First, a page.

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Portugal: settling for neoliberalism?

Submitted by Matthew on 11 November, 2015 - 11:37

On 10 November, the conservative Passos Coelho government in Portugal, in office since 2011, fell. It is likely to be replaced by a government of the Socialist Party (SP, similar to pre-Corbyn Labour) supported by the Portuguese Communist Party and the Left Bloc.

Passos Coelho has carried through Portugal’s mandated cuts programme since it applied for a eurozone “bailout” in April 2011. The SP, which had gone for the bailout, crashed in parliamentary elections in June 2011.

In new elections on 4 October 2015 Passos Coelho lost his parliamentary majority. His bloc was still the largest minority in Parliament, and the president (a long-time leader of Passos Coelho’s party, the PSD), initially called on Passos Coelho to continue. But the SP voted down Passos Coelho on 10 November.

That is welcome. But the SP has said it will continue on the basic terms agreed with the eurozone by Passos Coelho, which are harsh, although Portugal quit “bailout programme” status in 2014. The SP will ease some cuts, but that’s all. For a while in October, anti-EU people on social media were passing round the story that Portugal post-election proved that the EU had carried out a “coup” against Portugal’s election majority. The story originated in an article in the Tory Daily Telegraph (23 October), but was also promoted by left-wingers such as Owen Jones.

That the right-wing president was keen to keep his right-wing crony in office needs no “Brussels conspiracy” to explain it. A similar thing happened in Portugal in 1978. The Socialist Party had come out ahead in the election in 1976, but needed a minor party to assemble a parliamentary majority. It chose a minor right-wing party, the CDS, rather than the Portuguese Communist Party. In 1977-8 the CDS withdrew support and brought down the government. The president, Ramalho Eanes, unilaterally appointed an “independent”, Nobre da Costa, to form a government on a drastic cuts programme, and when Nobre da Costa’s administration fell replaced him by the right-winger Mota Pinto. The episode is an argument against a powerful presidency, not an argument in favour of re-erecting barriers between countries in Europe.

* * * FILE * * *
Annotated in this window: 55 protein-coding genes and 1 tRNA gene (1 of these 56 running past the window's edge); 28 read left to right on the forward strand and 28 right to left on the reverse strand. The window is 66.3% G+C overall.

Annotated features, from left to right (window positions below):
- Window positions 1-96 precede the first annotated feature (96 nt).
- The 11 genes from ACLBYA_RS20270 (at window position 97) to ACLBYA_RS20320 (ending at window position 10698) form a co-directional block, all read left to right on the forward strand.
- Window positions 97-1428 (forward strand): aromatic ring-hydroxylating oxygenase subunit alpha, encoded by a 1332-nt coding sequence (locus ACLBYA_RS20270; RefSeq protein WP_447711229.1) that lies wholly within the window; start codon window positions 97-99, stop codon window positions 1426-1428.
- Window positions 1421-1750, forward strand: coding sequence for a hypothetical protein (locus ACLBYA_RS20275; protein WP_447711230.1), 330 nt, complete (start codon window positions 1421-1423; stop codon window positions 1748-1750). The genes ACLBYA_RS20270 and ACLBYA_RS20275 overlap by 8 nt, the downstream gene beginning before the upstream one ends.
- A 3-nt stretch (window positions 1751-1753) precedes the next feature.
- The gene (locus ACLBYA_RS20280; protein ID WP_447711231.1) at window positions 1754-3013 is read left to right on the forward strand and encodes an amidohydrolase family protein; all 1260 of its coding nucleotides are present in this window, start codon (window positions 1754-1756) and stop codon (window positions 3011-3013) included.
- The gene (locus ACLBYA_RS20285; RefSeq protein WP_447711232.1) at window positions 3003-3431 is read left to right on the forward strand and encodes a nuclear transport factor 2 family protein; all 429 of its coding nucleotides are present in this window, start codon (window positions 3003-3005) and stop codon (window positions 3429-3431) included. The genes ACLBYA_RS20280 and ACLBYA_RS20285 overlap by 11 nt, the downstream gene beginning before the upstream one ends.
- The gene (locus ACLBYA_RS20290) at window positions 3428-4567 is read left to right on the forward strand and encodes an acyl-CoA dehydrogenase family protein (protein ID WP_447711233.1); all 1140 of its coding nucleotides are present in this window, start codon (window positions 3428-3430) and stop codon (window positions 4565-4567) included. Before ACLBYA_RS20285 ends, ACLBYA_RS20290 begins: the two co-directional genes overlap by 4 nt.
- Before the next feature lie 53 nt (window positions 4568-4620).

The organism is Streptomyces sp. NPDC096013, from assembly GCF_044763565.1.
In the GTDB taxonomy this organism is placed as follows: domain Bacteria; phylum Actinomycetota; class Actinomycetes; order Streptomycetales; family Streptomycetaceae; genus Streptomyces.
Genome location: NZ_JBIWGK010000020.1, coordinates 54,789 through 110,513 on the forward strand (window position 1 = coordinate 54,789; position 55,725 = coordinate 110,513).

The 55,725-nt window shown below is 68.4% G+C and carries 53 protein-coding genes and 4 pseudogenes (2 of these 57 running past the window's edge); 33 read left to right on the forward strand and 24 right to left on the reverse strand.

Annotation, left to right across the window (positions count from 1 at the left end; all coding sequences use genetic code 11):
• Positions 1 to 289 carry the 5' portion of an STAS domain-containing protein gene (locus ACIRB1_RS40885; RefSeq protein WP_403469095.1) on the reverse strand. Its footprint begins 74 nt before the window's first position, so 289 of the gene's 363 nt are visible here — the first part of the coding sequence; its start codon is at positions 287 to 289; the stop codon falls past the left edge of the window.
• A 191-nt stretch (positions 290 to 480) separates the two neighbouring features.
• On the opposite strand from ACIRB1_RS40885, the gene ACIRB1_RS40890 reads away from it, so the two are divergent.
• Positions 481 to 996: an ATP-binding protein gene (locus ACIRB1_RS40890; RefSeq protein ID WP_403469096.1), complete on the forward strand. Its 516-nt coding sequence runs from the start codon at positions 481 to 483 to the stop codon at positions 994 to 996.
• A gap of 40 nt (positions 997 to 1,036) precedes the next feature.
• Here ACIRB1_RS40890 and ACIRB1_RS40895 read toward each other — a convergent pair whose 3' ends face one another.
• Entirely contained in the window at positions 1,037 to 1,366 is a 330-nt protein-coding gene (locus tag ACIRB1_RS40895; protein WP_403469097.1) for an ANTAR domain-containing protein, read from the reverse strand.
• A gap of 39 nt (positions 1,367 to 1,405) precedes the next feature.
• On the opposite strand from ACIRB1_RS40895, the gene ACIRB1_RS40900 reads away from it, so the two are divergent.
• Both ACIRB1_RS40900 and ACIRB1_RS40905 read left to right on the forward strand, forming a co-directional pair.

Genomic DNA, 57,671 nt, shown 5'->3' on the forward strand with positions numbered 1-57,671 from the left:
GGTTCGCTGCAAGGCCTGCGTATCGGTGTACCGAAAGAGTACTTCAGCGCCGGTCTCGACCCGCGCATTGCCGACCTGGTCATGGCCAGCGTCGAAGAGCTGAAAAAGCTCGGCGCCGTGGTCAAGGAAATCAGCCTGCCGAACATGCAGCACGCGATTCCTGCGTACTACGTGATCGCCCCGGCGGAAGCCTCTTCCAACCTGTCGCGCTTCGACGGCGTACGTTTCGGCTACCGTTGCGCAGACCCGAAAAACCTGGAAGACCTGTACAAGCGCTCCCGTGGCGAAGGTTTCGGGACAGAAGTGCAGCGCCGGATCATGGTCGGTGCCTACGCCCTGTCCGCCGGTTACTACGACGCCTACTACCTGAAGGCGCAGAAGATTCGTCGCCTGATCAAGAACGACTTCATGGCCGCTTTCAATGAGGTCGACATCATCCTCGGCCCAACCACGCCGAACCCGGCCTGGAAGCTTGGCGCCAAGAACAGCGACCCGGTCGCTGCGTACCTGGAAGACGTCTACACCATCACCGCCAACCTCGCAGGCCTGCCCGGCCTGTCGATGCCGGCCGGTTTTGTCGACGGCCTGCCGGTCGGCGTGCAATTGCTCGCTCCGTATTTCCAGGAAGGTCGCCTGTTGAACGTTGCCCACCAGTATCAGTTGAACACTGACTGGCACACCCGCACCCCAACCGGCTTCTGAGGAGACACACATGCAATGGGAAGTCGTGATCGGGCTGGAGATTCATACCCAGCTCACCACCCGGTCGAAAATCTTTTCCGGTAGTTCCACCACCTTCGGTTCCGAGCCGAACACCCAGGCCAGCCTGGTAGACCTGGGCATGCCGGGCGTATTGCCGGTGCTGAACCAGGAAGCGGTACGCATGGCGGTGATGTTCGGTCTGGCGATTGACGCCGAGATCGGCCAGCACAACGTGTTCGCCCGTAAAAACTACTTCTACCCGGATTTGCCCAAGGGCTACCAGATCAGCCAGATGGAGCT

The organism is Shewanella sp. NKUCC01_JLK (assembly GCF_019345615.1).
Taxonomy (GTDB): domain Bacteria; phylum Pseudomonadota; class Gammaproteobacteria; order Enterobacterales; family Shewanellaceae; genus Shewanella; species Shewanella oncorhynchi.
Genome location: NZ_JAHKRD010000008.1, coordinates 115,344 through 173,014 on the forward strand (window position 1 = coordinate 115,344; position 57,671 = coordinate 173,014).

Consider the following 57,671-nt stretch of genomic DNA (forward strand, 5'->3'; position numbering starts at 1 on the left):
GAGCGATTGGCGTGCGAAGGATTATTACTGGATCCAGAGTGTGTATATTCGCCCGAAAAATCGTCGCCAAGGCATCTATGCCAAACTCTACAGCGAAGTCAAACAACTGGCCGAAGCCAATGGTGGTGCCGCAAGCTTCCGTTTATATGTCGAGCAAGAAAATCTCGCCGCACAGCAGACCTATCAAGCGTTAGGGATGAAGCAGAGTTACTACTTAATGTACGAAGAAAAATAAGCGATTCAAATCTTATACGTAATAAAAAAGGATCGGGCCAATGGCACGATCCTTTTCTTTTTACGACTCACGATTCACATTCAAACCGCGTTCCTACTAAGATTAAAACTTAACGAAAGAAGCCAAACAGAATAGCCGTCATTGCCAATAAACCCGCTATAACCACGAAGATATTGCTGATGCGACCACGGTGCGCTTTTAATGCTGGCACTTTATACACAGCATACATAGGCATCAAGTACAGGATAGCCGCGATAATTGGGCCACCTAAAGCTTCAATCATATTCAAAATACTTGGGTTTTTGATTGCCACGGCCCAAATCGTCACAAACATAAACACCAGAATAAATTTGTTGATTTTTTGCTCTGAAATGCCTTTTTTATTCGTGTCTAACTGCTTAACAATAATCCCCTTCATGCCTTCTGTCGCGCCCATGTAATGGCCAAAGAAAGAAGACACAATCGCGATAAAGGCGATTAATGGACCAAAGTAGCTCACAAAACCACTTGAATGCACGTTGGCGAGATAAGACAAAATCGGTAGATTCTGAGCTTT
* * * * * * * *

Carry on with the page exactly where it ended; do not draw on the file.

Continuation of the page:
The Left Bloc’s decision to support a neoliberal SP government should be discussed on the left. The Bloc was formed in 1999 as an alliance of the soft-Maoist UDP, the “Mandelite” Trotskyist PSR, and a Portuguese CP splinter called Politica XXI. Its first leader was Francisco Louca of the PSR. Since then the components have largely dissolved into the Bloc. The APSR, a group within the Bloc set up as a loose successor to the PSR, was dissolved in 2013. The Bloc’s decision follows the same pattern as the decision of Denmark’s Red Green Alliance in 2011 to support the Social Democratic government of Helle Thorning Schmidt, which promised some easing within neoliberal parameters but in the event delivered not even that. But in situations of parliamentary stalemate, the job of revolutionary socialists is to fight for their own independent working-class programme, rather than to concede to neoliberalism in the name of parliamentary lesser-evilism. The Bloc’s stance also follows the same pattern as Syriza’s Left Platform in the early days of the Syriza government in Greece, a stance which led to the Left Platform failing to advocate a clear alternative at the crucial moments.

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